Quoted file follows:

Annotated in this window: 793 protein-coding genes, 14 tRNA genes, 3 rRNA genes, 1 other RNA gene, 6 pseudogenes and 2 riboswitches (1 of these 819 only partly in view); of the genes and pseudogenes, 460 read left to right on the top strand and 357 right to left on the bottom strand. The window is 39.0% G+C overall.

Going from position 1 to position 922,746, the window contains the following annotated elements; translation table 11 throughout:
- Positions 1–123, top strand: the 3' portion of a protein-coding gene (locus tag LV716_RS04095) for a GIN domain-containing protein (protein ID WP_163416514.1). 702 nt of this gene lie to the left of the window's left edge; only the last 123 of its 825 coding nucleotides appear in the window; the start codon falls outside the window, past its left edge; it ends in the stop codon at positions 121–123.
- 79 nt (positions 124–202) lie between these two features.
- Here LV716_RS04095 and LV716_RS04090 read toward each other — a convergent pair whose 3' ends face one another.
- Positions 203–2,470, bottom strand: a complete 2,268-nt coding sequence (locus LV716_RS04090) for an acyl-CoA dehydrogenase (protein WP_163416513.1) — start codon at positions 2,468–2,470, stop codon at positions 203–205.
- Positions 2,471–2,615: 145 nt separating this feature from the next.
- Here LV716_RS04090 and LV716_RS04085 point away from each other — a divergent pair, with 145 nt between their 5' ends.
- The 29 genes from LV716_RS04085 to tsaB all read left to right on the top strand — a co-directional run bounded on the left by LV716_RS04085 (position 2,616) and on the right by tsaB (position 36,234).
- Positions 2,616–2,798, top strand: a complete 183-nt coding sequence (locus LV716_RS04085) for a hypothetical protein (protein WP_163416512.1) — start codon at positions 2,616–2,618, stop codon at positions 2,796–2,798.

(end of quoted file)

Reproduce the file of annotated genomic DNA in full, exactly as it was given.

Annotated in this window: 793 protein-coding genes, 14 tRNA genes, 3 rRNA genes, 1 other RNA gene, 6 pseudogenes and 2 riboswitches (1 of these 819 only partly in view); of the genes and pseudogenes, 460 read left to right on the top strand and 357 right to left on the bottom strand. The window is 39.0% G+C overall.

Going from position 1 to position 922,746, the window contains the following annotated elements; translation table 11 throughout:
- Positions 1–123, top strand: the 3' portion of a protein-coding gene (locus tag LV716_RS04095) for a GIN domain-containing protein (protein ID WP_163416514.1). 702 nt of this gene lie to the left of the window's left edge; only the last 123 of its 825 coding nucleotides appear in the window; the start codon falls outside the window, past its left edge; it ends in the stop codon at positions 121–123.
- 79 nt (positions 124–202) lie between these two features.
- Here LV716_RS04095 and LV716_RS04090 read toward each other — a convergent pair whose 3' ends face one another.
- Positions 203–2,470, bottom strand: a complete 2,268-nt coding sequence (locus LV716_RS04090) for an acyl-CoA dehydrogenase (protein WP_163416513.1) — start codon at positions 2,468–2,470, stop codon at positions 203–205.
- Positions 2,471–2,615: 145 nt separating this feature from the next.
- Here LV716_RS04090 and LV716_RS04085 point away from each other — a divergent pair, with 145 nt between their 5' ends.
- The 29 genes from LV716_RS04085 to tsaB all read left to right on the top strand — a co-directional run bounded on the left by LV716_RS04085 (position 2,616) and on the right by tsaB (position 36,234).
- Positions 2,616–2,798, top strand: a complete 183-nt coding sequence (locus LV716_RS04085) for a hypothetical protein (protein WP_163416512.1) — start codon at positions 2,616–2,618, stop codon at positions 2,796–2,798.